You can find six genealogical databases here, with sources. Please point to this top page rather than into the detailed pages or copying data wholesale. If you need confirmation, I have more data that is not online.
Living people are not listed here.
Zanzig is a one-name study. The name Zanzig is so rare we surmise that everyone with the name, worldwide, is related. The Stavenhagen area is close to the old Mecklenburg-Pomeranian border (which, before 1871, was the Mecklenburg-Prussian border) and the name is seen on both sides of that border. I've been documenting Zanzigs since the 1970s.
My family databases include:
- The Hendens and Grøneviks came from Gloppen and Stryn respectively, in Nordfjord, Norway, on the west coast north of Bergen. My great grandparents, the proverbial Ole and Oline, did not meet until both emigrated to western Minnesota. Last update 1097 people on 26 Dec 2016.
- The Stewarts go back as far as Nieuw Amsterdam, with plenty of sturdy German stock mixed in. The Dutch went up the Hudson and out the Mohawk before wandering west through Pennsylvania, Ohio, Indiana and Wisconsin and finally sticking around Rochester, Minnesota. I have not yet traced the Stewart name itself, though it comes through Ohio and Indiana, and it's said to go to western Pennsylvania. This line also includes Renslow and Waldron. Last update 817 people on 7 Dec 2017.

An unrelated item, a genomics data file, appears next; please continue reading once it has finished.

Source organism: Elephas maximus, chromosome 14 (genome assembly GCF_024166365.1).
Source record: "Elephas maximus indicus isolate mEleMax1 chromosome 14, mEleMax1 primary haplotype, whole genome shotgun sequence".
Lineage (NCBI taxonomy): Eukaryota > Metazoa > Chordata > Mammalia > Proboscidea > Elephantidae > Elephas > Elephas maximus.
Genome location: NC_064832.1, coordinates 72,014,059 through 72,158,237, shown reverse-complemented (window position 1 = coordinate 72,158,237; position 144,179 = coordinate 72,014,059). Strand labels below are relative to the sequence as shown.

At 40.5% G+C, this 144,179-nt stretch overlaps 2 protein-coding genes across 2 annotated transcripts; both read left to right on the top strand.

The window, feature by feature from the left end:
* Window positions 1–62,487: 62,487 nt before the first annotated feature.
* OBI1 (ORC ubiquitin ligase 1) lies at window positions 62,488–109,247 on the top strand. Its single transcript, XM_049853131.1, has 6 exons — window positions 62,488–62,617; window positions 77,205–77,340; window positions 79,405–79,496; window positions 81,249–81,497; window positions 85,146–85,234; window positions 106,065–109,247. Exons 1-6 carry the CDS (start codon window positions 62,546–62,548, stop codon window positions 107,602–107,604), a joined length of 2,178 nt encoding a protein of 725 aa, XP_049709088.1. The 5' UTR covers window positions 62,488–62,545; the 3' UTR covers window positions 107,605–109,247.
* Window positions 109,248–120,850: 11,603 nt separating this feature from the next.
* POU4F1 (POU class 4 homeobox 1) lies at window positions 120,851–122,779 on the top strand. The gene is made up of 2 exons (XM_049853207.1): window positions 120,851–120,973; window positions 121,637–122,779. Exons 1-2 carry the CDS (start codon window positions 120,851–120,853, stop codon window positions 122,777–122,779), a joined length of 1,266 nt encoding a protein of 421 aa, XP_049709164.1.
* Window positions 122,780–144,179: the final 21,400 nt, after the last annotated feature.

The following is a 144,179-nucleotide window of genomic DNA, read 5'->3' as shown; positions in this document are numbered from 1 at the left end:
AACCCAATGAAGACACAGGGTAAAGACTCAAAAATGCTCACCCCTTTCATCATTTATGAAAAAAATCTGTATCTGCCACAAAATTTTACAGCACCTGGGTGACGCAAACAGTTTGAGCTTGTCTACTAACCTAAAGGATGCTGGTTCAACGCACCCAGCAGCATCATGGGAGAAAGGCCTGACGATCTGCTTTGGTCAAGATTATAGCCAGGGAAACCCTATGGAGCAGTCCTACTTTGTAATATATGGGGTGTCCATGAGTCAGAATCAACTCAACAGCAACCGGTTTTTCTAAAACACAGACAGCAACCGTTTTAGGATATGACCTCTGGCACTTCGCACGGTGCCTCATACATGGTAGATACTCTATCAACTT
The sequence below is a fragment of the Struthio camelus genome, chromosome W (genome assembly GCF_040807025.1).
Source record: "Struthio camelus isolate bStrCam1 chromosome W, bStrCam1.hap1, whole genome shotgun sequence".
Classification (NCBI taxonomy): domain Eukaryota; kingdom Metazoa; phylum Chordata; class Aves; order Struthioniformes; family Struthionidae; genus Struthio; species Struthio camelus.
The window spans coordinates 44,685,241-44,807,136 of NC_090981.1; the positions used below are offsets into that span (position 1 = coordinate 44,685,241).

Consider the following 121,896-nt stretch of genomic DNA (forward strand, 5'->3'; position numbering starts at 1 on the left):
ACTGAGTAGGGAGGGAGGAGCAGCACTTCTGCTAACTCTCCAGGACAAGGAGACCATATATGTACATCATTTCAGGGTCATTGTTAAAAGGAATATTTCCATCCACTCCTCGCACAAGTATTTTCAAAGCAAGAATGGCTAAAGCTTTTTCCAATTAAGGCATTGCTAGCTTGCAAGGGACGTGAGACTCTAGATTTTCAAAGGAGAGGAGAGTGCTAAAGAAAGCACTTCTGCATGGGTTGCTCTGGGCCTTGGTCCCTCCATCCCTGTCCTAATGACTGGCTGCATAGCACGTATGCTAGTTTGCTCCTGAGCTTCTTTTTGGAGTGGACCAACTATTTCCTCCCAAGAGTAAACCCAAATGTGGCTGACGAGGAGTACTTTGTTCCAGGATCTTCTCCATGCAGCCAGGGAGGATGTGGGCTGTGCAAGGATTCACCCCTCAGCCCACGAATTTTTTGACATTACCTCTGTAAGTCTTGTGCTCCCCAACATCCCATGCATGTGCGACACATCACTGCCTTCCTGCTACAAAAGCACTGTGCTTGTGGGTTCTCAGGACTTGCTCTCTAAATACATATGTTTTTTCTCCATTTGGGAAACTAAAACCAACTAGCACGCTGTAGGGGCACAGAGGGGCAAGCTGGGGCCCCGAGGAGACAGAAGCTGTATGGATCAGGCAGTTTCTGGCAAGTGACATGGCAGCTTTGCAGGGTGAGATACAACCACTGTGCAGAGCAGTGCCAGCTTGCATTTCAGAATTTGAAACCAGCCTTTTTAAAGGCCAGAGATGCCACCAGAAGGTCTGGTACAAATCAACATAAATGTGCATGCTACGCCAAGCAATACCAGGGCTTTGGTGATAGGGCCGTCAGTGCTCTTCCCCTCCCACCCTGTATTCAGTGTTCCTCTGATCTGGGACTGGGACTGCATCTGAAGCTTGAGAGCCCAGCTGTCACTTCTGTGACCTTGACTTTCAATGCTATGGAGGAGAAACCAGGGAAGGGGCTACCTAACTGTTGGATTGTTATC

- The Wood or Woods family, my father's mother's kin, came from England through Canada and married into the Barber line which apparently came from Virginia through Ohio, finally settling in Sheyboygan County, Wisconsin. Names here include Woods, Barber and Boyer. Last update 584 people on 26 Dec 2016.
- A family Zanzig tree of just my relatives that includes non-Zanzig names. This tree and the one-name study intersect. Last update 507 people on 8 Jan 2018.
- The final tree,the Hoeflings, is my husband's family and also includes the Scots McGow(a)ns, plus Tarrant and Landon on his mother's side. The Hoefling name is German, from Bavaria; the Tarrants and Landons arrived in Michigan from Ontario, Canada. The McGowns were weavers in the throes of the Industrial Revolution near Glasgow, Scotland, and it speaks well of the elder John McGown that he made a living at handloom weaving into the latter part of the 19th century in spite of mechanization, the lack of cotton during the US Civil War, and all of the incredible changes of that century. Last update 642 people on 6 Dec 2017.
Contact me for further information, or if you have additions or corrections; please tell me which tree and the ID number of the person you're referring to. Some of this data also exists on FamilySearch, MyHeritage.com and Ancestry.com, but these pages will always be the most up to date.